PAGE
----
Hunting for Dark Matter with the XENON Project

  • Speaker
  • Elena Aprile, Ph.D.Professor, Physics, Columbia University
Date & Time


About Mathematics and Physical Sciences

Mathematics and Physical Sciences lectures are open to the public and are held at the Gerald D. Fischbach Auditorium at the Simons Foundation headquarters in New York City. Tea is served prior to each lecture.

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What is the dark matter that makes up 85 percent of the universe’s mass? Scientists have been asking this question for decades and have employed a variety of experimental approaches, both on Earth and in space, to answer it. Yet, the nature of dark matter remains a mystery.

In this lecture, Elena Aprile will discuss the latest efforts to illuminate the nature of dark matter. An answer to this fundamental question will likely come from ongoing and future searches with accelerators, indirect and direct detection. Detection of a dark matter signal in an ultra-low background terrestrial detector will provide the most direct evidence of dark matter’s existence and will represent a ground-breaking discovery in physics and cosmology. Aprile will focus on the XENON project and its prospects to continue to be at the forefront of dark matter direct detection in the coming decade. Among the variety of dark matter detectors, liquid xenon time projection chambers have shown to be the most sensitive, thanks to a combination of large target mass, ultra-low background and excellent signal-to-noise discrimination. Experiments based on this technology have led the field for the past decade.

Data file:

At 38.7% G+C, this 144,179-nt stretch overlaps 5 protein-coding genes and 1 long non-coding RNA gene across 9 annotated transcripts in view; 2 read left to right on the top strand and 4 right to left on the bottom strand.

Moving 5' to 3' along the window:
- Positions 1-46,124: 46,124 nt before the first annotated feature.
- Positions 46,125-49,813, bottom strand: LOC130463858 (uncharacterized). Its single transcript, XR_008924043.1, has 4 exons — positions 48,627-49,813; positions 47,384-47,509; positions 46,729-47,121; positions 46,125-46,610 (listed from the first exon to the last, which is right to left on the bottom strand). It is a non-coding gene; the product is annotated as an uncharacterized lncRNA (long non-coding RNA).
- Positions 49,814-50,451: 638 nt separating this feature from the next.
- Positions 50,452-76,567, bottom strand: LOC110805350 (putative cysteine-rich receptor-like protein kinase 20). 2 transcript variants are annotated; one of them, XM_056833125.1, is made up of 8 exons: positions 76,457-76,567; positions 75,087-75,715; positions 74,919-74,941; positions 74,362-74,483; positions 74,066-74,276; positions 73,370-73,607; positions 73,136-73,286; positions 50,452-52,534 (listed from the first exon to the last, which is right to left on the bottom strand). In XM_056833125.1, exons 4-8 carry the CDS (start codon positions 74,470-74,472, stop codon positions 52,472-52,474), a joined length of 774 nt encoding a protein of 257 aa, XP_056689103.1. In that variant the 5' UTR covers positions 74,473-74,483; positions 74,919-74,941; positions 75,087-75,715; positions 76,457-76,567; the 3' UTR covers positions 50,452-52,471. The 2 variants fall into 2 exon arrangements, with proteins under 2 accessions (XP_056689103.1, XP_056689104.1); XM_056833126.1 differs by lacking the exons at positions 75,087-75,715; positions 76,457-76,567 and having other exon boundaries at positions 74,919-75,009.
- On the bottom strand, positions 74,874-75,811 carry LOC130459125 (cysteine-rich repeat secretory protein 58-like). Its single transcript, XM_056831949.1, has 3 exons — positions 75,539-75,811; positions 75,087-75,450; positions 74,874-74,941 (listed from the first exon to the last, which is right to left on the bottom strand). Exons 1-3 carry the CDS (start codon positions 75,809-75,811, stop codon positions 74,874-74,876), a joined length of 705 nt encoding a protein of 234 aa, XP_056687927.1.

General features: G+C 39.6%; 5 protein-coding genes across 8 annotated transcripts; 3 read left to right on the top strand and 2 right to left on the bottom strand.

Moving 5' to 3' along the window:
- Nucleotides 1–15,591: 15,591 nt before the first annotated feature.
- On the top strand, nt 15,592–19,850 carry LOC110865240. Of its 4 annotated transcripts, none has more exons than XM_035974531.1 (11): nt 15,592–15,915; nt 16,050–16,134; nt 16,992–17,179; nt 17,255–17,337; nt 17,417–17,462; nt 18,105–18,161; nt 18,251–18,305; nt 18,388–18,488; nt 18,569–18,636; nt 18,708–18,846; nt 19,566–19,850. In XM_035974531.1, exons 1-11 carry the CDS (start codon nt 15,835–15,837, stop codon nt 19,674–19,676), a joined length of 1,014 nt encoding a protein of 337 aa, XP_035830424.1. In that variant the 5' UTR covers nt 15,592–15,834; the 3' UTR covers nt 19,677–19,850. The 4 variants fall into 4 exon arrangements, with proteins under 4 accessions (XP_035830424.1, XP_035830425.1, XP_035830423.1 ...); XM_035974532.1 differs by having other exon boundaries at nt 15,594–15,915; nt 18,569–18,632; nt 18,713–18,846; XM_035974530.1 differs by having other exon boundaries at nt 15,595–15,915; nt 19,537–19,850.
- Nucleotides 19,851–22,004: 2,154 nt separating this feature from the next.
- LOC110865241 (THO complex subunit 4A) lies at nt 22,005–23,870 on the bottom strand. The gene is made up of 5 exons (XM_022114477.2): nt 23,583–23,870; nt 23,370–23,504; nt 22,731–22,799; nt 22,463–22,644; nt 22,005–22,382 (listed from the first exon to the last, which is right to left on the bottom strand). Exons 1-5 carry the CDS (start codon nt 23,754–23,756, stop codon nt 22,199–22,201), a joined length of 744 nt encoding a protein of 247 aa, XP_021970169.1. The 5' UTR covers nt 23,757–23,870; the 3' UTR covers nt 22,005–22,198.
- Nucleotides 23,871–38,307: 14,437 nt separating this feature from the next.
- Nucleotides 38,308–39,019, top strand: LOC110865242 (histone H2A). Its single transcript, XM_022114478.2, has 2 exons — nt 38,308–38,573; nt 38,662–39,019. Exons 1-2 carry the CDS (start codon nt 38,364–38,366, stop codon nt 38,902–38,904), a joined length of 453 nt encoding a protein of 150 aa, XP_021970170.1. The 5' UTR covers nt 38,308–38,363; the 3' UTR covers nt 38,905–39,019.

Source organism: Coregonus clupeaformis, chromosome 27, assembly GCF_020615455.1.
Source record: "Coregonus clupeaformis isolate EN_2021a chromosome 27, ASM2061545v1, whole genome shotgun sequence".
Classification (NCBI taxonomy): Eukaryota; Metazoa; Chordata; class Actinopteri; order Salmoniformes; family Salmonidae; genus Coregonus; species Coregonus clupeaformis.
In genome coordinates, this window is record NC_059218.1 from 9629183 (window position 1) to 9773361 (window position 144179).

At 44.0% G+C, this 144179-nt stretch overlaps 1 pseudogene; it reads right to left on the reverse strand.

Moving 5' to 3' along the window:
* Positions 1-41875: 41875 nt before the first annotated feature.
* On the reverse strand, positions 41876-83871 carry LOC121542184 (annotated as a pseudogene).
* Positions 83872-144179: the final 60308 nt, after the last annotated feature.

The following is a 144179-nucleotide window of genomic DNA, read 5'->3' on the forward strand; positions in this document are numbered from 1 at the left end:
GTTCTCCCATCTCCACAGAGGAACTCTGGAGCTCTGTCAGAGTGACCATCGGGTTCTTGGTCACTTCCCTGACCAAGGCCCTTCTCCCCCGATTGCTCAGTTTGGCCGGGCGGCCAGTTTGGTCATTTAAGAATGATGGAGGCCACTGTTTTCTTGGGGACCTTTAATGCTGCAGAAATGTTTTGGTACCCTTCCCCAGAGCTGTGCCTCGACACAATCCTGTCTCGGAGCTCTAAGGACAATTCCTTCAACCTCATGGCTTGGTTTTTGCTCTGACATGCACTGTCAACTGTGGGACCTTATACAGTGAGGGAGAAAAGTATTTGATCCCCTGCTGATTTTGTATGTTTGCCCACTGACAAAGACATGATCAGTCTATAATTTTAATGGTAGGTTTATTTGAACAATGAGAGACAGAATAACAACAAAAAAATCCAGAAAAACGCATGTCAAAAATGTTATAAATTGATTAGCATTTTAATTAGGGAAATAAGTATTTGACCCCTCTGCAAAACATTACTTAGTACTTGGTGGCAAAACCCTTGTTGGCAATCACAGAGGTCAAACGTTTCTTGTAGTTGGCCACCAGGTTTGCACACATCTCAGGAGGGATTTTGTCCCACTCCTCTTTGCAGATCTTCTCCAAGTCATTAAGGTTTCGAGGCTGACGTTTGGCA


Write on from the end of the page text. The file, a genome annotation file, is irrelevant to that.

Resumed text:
About the Speaker

Aprile is a professor of physics at Columbia University. After obtaining her undergraduate degree in physics in Naples, Italy, she earned her Ph.D. at the University of Geneva. Aprile started her research on noble liquid imaging detectors under the mentorship of Carlo Rubbia, first as a student at CERN and later as a postdoc at Harvard University. At Columbia, she pioneered the development of a Compton telescope for gamma-ray astrophysics based on a liquid xenon time projection chamber. She later turned her attention to the dark matter question and proposed the XENON project. She founded the XENON Dark Matter Collaboration in 2002 and has served as its scientific spokesperson ever since. Her international team includes more than 170 scientists and students representing 24 nationalities and 22 institutions. Aprile has been a principal investigator on more than 20 research grants worth nearly $30 million over the last three decades and holds a patent (jointly with her graduate student Danli Chen) for a vacuum ultraviolet light source.

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